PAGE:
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Colic and Parenting

Here is a nice article on colic I read recently.It is a long article, so I will summarize and give you a couple of interesting quotes.

Colic is the term we use to describe inconsolable crying in very young infants, typically in their first six months. It is a piercing cry, different than an infants normal distress cry, as the following quote illustrates.

"They found that, after feeding, the colicky infants produced cries that were higher in pitch than the other infants’—at their loudest, the cries attained frequencies of more than twenty-one hundred hertz, nearly twenty-five per cent greater than the frequency of the non-colicky babies’ cries. In an article published in the journal Child Development, Zeskind and Barr wrote that their findings “contribute to the increasing body of evidence that complaints about excessive infant crying cannot be accounted for simply on the basis of reporting bias in overly concerned or emotionally labile parents."

What causes colic? We do not know. There are many theories, but in short, no one knows. Many theories suggest that the parents, especially the mother, are doing something wrong. They are not showing the baby who is in charge or they are not responding fast enough to the infants needs. Assessing the first, there are many, including myself, who tried very strict feeding and behavioral regimes to no avail. As to the latter please read the following quote.

"Ronald Barr, the co-author of the 1997 study on infant cries, has analyzed data gathered by Harvard researchers between 1969 and 1971, during a study of the !Kung San, a tribe of hunter-gatherers in Botswana who practice a version of attachment parenting. “We found that the !Kung San carry their babies upright, have skin-to-skin contact day and night, breast-feed every 13.69 minutes for the first one to two years of life, and respond within fifteen seconds to any fret or whimper,” Barr, who now teaches at the University of British Columbia, told me. “The duration of the crying is fifty per cent less among the !Kung San compared with Western babies, but the !Kung San still have what we call colic, with episodes of inconsolable crying.”

If we do not know what causes it, do we have a way to treat colic? Nope. Your pediatrician will probably try a course of H2 blockers or some drug affecting GI motility. If it is colic, it will have no effect. Some people have found that movement or some sounds may help. In the case of my son, walking and rocking while singing often helped. Hours of walking and rocking and singing. Given my lousy singing voice, I am surprised my wife didn't opt for the crying.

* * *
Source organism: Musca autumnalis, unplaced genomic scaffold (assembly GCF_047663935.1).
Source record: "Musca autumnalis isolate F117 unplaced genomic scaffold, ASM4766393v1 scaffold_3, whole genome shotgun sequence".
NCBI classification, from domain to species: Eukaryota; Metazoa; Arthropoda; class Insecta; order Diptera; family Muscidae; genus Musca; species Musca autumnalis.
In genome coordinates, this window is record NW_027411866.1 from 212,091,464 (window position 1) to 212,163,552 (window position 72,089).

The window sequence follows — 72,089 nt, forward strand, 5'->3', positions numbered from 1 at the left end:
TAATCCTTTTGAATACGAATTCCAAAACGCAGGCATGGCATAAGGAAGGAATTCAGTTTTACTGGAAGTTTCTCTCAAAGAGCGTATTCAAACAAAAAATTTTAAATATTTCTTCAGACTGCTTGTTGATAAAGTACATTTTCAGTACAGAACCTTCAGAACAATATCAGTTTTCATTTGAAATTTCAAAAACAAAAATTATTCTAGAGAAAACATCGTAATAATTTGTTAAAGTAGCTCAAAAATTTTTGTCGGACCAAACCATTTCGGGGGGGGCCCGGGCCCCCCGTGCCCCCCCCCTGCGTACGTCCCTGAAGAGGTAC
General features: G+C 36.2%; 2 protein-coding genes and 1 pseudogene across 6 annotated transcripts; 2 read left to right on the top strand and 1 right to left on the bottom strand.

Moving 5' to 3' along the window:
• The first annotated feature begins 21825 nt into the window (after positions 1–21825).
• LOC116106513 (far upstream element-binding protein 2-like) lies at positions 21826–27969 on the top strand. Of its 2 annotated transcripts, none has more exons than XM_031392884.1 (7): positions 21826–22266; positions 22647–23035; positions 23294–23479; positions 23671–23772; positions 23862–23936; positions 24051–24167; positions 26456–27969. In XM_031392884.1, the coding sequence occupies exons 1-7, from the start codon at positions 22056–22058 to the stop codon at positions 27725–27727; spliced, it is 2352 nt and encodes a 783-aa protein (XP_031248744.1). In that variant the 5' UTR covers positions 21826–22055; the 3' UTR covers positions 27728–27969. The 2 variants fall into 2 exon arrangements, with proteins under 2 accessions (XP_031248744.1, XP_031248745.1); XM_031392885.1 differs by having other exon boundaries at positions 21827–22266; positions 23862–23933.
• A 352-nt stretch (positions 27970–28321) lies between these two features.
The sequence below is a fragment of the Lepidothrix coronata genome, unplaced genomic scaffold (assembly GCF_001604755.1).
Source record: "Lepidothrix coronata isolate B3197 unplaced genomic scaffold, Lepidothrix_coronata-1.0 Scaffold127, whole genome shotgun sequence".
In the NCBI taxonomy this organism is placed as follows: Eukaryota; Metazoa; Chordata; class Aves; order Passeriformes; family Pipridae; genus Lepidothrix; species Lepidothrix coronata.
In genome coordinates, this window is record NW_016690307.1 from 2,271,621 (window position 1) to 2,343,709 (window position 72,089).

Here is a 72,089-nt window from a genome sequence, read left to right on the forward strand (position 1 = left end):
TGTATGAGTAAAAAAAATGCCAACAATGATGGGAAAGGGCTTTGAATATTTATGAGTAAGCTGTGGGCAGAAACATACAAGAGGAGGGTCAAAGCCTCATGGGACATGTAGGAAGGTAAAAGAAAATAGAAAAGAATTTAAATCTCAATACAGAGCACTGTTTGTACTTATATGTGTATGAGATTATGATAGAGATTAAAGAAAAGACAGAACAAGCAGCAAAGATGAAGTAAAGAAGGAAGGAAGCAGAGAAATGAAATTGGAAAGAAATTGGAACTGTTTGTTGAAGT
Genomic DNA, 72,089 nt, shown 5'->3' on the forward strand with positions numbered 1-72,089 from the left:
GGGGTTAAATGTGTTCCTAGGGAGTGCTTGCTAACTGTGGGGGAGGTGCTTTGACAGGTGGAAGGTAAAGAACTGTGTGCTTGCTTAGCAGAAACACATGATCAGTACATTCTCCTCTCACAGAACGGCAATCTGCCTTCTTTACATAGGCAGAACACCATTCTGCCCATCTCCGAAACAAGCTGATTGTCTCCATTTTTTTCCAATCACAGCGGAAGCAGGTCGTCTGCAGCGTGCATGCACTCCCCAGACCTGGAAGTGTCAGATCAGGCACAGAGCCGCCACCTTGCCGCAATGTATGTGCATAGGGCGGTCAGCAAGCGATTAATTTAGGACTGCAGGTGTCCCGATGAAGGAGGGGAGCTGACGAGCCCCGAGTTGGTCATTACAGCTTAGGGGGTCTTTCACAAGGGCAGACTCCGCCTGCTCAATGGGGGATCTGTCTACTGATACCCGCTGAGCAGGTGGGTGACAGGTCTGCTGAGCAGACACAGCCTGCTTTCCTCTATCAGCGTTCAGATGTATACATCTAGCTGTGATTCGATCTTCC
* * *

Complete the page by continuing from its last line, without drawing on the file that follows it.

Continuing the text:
Are there any long term consequences associated with colic? I do not think we know that for sure. The author cites a study of 45 infants in which 34 went on to have symptoms of sensory integration dysfunction, limited attention spans and tantrums. I would not bet the farm on a study of 45 infants. Other studies have not made definite associations with future problems, to my knowledge. On balance, I would say colic is not predictive of any specific future behaviors.

What can Dads do? Participate in caring for that crying child is the first obvious task. It is incredibly draining and Mom needs all the help she can get. Many, if not most, mothers will have a hard time accepting that there is nothing they can do. Some will assume they must be doing something wrong. It will probably be up to you to reassure her through this. It will be up to you to carry the ball in the relationship area for a while. Find someone to come in and take over for a few hours. This time can be damaging for the whole family, especially the husband/wife one, if you don't act to shore it up. Professional help may be needed, but mostly you need to support each other, knowing it will end.



  1. Cindy

    So true – very frustrating for mom – especially when one thing works beautifully one day and not the next! My son was only colicky for about a month. One time he was all sweaty from crying and I took him into a semi dark room to change him and after undressing him he was so peaceful. I thought I had found the ticket – never worked again. Dad’s support goes a long way.
    Today he’s starting his senior year of high school – no problems that I know of.

  2. steve

    Congrats! Only a month now, but I bet it seemed forever at the time.


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